Utilities decreased as age increased in the three BMI categories and in both men and women (Fig. 1 and Additional file 1: Table S2). The gap was especially prominent between overweight and obese people, as curves for normal weight and overweight overlapped in many age groups. The same effect of ageing is apparent in Fig. 2 and Additional file 1: Table S3, which describes mean utilities by age groups and social class. In Additional file 1: Table S4 the number of chronic conditions was disaggregated by social class and BMI categories, showing a gradient both for social class and for BMI categories in the percentage of individuals without chronic conditions.

Fig. 1
figure1

a Mean utilities by age groups and body mass index categories in men. b Mean utilities by age groups and body mass index categories in women. c Mean utilities by age groups and body mass index categories in total population

Fig. 2
figure2

a Mean utilities by age groups and social class in men. b Mean utilities by age groups and social class in women. c Mean utilities by age groups and social class in total population

Table 2 shows in the first column the results of the logistic analysis estimating the adjusted probability of being in perfect health. The other columns contain the results of the same procedure using as the dependent variable the answer “1” (no problem) in each dimension of EQ-5D-5L. The analysis found that for each year of increased age, the odds ratio (OR) decreased significantly less for individuals younger than 70 years (OR: 0.96) than for those older than 70 (OR: 0.96*0.97 = 0.93). Women, overall, were less likely to report perfect health compared to men (OR: 0.60, 95%, confidence intervals [CI]: 0.53–0.67). The effect associated with age was also slightly greater for women (OR: 0.99, 95% CI: 0.99–1.00).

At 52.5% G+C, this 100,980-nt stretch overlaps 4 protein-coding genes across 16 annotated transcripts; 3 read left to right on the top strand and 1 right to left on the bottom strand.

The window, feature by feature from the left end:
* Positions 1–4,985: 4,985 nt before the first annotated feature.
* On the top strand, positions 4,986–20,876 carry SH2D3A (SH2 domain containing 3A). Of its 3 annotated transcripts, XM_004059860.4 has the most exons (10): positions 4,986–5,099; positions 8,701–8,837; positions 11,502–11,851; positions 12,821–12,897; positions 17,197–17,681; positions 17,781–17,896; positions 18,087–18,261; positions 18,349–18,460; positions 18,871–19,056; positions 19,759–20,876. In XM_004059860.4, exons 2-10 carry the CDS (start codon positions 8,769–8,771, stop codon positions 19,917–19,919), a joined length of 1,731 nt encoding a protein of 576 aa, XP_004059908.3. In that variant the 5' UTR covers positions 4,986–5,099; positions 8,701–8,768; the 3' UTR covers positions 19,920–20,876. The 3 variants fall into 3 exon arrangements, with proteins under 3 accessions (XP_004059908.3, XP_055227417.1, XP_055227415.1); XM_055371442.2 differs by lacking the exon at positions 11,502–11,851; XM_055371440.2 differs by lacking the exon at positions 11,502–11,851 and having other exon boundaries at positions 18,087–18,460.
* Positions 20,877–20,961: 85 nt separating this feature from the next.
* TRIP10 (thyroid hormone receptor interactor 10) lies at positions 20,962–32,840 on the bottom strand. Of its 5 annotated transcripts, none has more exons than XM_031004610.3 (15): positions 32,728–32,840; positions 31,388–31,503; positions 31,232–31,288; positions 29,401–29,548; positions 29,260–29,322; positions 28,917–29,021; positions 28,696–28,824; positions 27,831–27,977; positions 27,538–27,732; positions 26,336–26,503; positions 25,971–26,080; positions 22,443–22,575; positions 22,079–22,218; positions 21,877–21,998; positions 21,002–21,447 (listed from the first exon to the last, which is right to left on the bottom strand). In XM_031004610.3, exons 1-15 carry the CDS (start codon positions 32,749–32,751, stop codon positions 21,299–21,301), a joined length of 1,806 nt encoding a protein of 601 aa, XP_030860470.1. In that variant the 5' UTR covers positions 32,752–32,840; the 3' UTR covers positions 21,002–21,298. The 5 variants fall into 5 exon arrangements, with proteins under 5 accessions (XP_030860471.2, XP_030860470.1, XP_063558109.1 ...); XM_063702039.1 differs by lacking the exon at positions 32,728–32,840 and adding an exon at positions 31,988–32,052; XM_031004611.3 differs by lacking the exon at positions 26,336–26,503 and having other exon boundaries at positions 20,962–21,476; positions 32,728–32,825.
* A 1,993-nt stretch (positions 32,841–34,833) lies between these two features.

Table 2 Probability of being in perfect health status (utility equal to 1) and having one in each dimension of EQ-5D-5L (mobility, selfcare, usual activities, pain/discomfort and anxiety depression)